By Eric Kingson, Nancy Altman and John M. Cornman
Washington's policy elites just don't get Social Security. On Thursday, Congress passed the Obama-GOP compromise tax bill, replacing 15 percent of revenue dedicated to Social Security with borrowed money that will increase the federal deficit in 2011. On Dec. 3, a majority of the president's fiscal commission voted to support unprecedented cuts in Social Security benefits and changes in the structure of this program, which has served American families so well.
These actions reflect a lack of understanding about the way Social Security works and the values it promotes.
Today's debate is mostly dominated by long-time opponents of the program and federal budget experts. The former see federal deficits as opportunity to scale back Social Security's protections. The latter focus narrowly on gross savings to federal spending by cutting Social Security benefits, even though such saving can only be used to fund Social Security rather than to reduce federal deficits.
It has been left to program supporters to call attention to the program's core purposes -- providing widespread protection to all working Americans and their families against precipitous drops in income resulting from death, disability and retirement -- and to facts about the program. These facts include:
-- Large numbers of current and future retirees face potentially near-poverty retirements, contrary to the myth of the well-off elderly.
-- Social Security can meet all obligations through 2036 and, even in the absence of congressional action, could meet more than three-fourths of its ongoing obligations, thereafter;
-- A changing and volatile economy makes Social Security protections more important than ever.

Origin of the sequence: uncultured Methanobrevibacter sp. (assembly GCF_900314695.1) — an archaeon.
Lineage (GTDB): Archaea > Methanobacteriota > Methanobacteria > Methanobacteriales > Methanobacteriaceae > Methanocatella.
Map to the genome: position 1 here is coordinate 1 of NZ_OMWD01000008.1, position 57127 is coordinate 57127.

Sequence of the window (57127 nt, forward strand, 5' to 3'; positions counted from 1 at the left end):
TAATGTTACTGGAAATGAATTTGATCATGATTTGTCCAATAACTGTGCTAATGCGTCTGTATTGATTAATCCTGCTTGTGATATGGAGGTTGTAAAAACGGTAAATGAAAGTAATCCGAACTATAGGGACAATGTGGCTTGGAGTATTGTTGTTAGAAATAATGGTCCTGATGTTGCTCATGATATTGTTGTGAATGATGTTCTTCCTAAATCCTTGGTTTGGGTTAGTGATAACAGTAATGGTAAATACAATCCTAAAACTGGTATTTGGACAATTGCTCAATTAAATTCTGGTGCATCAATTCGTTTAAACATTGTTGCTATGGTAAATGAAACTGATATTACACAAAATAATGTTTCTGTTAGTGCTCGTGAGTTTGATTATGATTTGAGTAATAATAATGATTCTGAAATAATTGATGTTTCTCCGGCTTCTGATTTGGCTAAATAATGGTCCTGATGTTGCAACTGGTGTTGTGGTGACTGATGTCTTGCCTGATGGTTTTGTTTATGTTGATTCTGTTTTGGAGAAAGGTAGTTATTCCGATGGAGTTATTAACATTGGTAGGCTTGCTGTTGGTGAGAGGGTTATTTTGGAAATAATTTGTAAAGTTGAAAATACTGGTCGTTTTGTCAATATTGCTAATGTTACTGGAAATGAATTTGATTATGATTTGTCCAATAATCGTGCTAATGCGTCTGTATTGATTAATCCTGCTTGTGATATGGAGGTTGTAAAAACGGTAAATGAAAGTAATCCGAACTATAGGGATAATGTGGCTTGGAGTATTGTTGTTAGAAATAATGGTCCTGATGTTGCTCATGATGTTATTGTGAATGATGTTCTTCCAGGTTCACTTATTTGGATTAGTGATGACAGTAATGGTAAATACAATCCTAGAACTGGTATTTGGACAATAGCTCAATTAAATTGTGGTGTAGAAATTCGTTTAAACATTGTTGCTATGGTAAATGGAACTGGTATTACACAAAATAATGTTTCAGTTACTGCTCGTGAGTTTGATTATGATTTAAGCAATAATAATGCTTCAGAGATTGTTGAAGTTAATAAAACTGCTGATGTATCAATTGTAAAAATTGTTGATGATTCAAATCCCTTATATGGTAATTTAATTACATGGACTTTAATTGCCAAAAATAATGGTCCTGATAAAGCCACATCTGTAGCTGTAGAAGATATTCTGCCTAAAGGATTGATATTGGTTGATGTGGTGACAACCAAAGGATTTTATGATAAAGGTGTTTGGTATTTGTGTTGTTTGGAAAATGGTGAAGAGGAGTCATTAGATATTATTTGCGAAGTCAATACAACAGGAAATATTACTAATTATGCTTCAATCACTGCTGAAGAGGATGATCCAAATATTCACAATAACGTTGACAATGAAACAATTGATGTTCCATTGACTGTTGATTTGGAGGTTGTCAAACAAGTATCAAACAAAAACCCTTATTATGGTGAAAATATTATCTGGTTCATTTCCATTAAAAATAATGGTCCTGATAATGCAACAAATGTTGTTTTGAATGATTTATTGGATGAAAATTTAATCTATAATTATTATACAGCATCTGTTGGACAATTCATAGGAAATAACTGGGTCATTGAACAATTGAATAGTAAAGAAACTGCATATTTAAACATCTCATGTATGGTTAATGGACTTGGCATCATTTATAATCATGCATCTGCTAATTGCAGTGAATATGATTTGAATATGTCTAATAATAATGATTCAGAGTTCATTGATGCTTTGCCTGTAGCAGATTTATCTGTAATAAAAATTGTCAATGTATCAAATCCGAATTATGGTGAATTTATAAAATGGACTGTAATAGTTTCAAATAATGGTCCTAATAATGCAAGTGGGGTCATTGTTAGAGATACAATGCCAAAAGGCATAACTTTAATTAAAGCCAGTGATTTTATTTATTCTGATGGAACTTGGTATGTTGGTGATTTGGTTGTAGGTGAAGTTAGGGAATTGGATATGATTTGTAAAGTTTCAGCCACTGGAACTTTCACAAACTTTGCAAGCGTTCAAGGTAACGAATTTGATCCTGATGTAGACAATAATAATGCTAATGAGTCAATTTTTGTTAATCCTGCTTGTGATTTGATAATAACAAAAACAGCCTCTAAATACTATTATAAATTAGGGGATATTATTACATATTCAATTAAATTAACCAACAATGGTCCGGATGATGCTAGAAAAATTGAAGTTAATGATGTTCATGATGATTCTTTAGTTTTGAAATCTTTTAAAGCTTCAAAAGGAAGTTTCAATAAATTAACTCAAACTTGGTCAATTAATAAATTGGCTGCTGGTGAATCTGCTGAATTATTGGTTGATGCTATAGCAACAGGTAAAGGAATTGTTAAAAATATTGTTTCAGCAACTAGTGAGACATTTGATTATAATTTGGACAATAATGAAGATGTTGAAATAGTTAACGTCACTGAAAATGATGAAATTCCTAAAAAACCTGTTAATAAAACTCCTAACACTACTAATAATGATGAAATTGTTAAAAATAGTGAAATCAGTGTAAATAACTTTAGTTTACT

Further, there has been little or no discussion of the values on which the program rests and of the importance of those values to sustaining a vibrant society.
A vibrant society depends on exchanges of knowledge, care and resources between and among generations. Older people pay taxes that support medical research, bond issues for highways and school systems, the outcomes of which will benefit younger people more than seniors. Grandparents and parents pass on knowledge, care and resources to children, who will do so themselves when they become adults.
Social Security, like almost every public program, involves an inter-generational transfer of resources, which benefit more than one age group. Adult children make Social Security contributions that mostly pay the benefits of older generations. One in 5 of the program's benefits go to children, persons with disabilities (including many wounded veterans), and to families surviving the death of a wage earner.
Far more than a benefit distribution system, Social Security is a trust based on broadly shared civic and religiously based principles -- concern for our parents, for our neighbor and for the legacy we will leave for our children and those who follow. The debate over the future of Social Security is about the choice between fostering a "you are on your own" view of the world and a "we are all on in this together" philosophy. Any changes in Social Security should reflect and strengthen the values embodied by the program, and recognize the program's powerful contribution to exchanges across generations so important to a vibrant society.
This was originally posted in the San Francisco Chronicle's Opinion Shop Section
Eric Kingson, professor of social work at Syracuse University, co-directs Social Security Works (www.strengthensocialsecurity.org) with Nancy Altman, author of "The Battle for Social Security;" John M. Cornman, is former executive director of the Gerontological Society of America and of the American Anthropological Association.